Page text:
A still image from "Affordable Housing in Lancaster & Beyond."  (Source: City of Lancaster)
A still image from "Affordable Housing in Lancaster & Beyond." (Source: City of Lancaster)

Lancaster's city government has created an online video looking at housing affordability and inviting local residents to advocate on the issue.

To be affordable, housing costs should eat up no more than 30% of a family's income, the video says. But costs have spiraled upward while incomes stay flat, putting affordability out of reach for many.

Watch: Affordable housing in Lancaster & beyond

The video debuted on April 30, the cusp between Fair Housing Month in April and Affordable Housing Month in May. It identifies five factors that make housing more or less affordable:

  • Inventory: Adding more units "of any kind" gives demand a fresh outlet and helps to stabilize prices.
  • Construction costs: Building new housing is expensive, and it is impossible for developers to break even below certain price points. "To make housing affordble, we need subsidies," the video says.
  • Zoning: Many municipalities use zoning to sharply limit where affordable housing can be built.
  • Blight: Repair and rehabilitation programs are essential to keep affordable units in good condition, the video says.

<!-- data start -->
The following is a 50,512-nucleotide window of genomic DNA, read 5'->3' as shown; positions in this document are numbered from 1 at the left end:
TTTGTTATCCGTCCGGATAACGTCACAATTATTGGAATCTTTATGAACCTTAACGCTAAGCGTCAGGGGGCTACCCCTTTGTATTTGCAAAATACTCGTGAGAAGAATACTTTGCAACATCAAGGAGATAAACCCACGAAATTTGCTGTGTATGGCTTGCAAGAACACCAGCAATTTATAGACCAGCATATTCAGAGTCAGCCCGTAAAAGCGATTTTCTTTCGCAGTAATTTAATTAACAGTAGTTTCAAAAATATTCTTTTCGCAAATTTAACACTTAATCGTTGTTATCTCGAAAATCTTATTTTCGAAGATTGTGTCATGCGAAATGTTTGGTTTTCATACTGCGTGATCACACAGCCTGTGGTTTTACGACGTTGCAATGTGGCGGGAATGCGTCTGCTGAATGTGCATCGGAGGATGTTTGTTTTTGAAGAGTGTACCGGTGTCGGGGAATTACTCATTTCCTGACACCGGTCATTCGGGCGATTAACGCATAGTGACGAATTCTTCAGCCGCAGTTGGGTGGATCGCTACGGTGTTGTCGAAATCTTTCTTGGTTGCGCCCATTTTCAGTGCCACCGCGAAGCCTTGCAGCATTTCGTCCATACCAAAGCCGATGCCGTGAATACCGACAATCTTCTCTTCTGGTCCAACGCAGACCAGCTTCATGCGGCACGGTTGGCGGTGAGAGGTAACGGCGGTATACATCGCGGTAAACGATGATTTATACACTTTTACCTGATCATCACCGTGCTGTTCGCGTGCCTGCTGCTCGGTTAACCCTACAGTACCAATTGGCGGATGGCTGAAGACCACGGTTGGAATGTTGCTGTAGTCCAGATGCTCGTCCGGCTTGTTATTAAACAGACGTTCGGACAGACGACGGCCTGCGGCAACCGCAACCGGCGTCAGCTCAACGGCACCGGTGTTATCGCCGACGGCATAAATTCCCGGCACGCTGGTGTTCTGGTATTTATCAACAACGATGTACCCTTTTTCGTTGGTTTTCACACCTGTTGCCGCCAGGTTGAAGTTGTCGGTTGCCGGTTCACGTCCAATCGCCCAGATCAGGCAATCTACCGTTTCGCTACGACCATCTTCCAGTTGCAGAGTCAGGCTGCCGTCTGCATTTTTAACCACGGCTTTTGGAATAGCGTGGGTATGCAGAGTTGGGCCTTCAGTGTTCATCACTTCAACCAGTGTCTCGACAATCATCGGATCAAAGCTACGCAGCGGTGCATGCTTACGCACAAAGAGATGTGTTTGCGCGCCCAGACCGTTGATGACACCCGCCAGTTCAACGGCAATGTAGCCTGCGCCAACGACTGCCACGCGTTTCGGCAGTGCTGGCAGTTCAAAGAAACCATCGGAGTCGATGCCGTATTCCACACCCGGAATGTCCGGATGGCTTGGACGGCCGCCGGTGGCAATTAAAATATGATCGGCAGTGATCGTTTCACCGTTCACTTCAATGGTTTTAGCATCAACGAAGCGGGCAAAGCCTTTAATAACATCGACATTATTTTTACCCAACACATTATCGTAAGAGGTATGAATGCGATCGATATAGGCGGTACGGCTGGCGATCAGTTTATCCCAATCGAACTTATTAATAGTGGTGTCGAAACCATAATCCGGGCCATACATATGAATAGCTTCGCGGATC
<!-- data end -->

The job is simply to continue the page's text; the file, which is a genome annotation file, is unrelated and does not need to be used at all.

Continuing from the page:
• Income: Fundamentally, affordability depends on the ratio between housing costs and income; so increasing the latter is as much a part of the solution as controlling the former.

Lancaster city is a leader in the county on affordable housing, the video says. It has the lowest average rent and the largest inventory of affordable units in the county, and more housing is under construction.

It directs interested viewers to the city's "Take Action" page, which recommends writing elected officials in support of housing subsidies and zoning reform. It also suggests donating to various nonprofits that build and manage affordable housing.

"Housing is a human right and we can't rest until everyone in our community has a place to call home," it concludes.

Tim Stuhldreher